2. To monitor audio, simply patch audio out of your deck/camera to the NTSC monitor. At some times you may also get audio from the Mac speakers. If it bothers you, you can disable it in preferences (later). If not ignore it. If you are sending Video out to the Firewire connection to monitor, the audio goes out to Firewire as well.
3. Even if you are new to editing, I have one piece of advice for you above all other. Log your tapes. Make a VHS copy with a time code burned in (displayed in your DV deck/camera) and log that bad boy in the privacy of your home and in the comfort of your quilted bathrobe. Even a small drive like 10 gigs can hold 40 minutes of DV. which is more than enough for smaller projects. You just can't capture two hours of stuff that you won't be using. Watch your VHS tape, write down the time code numbers of only the footage you want to use, and then use Batch Capturing to simply type the numbers in and have FCP go get the footage while you eat a sandwich. For more info about this, either get Lisa Brenneis' incredibly informative "FCP Visual QuickPro Guide" from Peachpit Press or take a CE class in non-linear editing. This is more important than you think.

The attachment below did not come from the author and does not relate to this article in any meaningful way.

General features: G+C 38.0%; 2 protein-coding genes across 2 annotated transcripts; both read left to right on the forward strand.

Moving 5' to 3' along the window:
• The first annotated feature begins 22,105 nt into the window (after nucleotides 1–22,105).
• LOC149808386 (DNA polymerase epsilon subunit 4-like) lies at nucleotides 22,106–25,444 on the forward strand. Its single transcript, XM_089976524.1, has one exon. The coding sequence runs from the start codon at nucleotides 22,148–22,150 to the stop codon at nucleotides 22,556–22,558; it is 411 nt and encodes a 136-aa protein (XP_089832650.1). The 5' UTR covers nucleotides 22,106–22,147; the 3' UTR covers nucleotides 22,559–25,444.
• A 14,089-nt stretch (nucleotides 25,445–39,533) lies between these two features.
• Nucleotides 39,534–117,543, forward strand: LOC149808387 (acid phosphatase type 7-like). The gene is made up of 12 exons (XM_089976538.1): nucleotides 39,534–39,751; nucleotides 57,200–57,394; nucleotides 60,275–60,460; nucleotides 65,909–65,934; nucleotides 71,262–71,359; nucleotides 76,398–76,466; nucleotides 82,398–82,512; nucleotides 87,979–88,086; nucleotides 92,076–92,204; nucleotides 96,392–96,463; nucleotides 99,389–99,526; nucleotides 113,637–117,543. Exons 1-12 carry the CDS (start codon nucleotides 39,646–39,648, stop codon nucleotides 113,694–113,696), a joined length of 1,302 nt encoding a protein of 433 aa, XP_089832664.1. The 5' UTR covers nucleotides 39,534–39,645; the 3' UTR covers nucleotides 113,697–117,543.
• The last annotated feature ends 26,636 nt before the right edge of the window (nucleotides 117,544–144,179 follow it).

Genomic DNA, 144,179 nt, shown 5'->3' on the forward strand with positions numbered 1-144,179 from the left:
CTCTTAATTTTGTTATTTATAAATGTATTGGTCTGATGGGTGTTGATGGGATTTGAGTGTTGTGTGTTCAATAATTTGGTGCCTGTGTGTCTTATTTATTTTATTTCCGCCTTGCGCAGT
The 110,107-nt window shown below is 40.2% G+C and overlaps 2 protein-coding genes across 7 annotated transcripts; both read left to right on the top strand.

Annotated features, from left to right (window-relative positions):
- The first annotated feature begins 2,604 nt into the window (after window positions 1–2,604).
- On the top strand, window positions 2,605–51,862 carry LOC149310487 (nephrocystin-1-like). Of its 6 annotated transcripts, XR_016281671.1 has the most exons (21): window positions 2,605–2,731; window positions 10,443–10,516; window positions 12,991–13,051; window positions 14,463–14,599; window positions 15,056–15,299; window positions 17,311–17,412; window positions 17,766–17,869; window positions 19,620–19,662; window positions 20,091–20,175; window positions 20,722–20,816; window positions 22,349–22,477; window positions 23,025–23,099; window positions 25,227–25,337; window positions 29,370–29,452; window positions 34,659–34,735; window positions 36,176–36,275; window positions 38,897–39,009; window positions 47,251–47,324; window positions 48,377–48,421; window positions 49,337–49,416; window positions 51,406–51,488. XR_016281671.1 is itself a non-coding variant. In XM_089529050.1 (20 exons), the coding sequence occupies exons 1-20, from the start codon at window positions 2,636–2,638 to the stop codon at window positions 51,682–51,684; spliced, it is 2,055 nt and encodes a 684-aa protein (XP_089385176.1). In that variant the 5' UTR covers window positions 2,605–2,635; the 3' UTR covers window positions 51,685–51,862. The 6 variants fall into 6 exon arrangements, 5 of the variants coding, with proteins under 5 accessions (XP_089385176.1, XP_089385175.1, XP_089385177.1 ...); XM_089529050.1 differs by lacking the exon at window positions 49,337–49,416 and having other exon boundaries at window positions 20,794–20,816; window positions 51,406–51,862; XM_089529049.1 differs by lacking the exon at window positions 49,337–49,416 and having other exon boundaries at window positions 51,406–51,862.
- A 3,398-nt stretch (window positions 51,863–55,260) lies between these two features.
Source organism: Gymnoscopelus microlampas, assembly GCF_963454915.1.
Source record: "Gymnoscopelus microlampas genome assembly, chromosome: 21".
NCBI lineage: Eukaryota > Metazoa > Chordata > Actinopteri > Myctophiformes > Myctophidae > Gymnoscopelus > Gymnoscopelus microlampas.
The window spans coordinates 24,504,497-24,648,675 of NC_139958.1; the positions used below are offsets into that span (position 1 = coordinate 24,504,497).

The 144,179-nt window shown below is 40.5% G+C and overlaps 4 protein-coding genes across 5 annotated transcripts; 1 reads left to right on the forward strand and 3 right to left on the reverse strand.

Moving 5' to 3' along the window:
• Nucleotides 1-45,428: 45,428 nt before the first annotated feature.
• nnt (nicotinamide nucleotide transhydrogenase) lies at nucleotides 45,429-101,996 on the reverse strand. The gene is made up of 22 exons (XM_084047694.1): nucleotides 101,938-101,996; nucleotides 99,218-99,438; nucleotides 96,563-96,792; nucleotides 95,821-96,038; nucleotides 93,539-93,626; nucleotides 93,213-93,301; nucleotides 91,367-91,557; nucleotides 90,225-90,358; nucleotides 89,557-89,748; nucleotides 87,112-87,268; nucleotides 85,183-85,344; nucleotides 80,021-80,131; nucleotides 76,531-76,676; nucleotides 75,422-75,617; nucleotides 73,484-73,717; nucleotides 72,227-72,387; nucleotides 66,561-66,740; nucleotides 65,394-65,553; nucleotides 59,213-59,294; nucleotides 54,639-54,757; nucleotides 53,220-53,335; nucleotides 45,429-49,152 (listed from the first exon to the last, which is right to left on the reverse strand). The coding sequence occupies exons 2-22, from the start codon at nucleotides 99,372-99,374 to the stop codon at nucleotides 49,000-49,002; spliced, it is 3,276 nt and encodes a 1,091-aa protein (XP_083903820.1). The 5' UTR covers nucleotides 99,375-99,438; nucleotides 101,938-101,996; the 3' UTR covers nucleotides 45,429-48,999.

A note on configuring drives:
It's really much less complicated than folks tend to think. The video footage on your DV tape isn't like VHS video. It's a digital file. So when you capture it, you're just transferring the file from the tape to the drive. That's why we call it LOSSLESS, because it's an exact copy of the file on the tape. Why is this important? Because when you play a clip in the FCP timeline (more later), the video file has to be read from a hard drive quickly, unlike physical tape which crosses a tape head at real-time.
Now for common FCP usage, there are two kinds of DV files; files you captured using the Firewire from deck/camera and files you create every time you render anything, i.e. transitions, filters, etc. The former are called (and go into) "Capture" and the latter are called (and go into) "Render". Audio and Video captured from Firewire are considered one file. Anything rendered is also a file.
I recommend that your machine have at least 2 separate physical drives (ATA or SCSI makes no difference, FCP just sees drives, not flavors.). The first one, your start up drive, needn't be enormous (I happily use a 2 gig I ripped out of an old PC). It will contain only your system folder and various applications (including FCP).
The second drive, your capture and render, or MEDIA drive, should be as large as possible. The cheapest way to put a system together is to use this configuration. The native ATA bus on your Macintosh (the start up drive that came with your machine is on this bus) can hold at most 2 drives. Your start up counts as one, so you can add one more. You'll want to make this as large as possible (60+ gig ATA drives are available) because after that, you will have to add either an ATA or SCSI expansion card in the PCI slots of your Mac in order to add more drives. Remember that DV data rates are about 5 minutes to the gig, so a sixty gig+ hard drive yields QUITE a bit of storage, time-wise. You may never need another drive in the life of your system.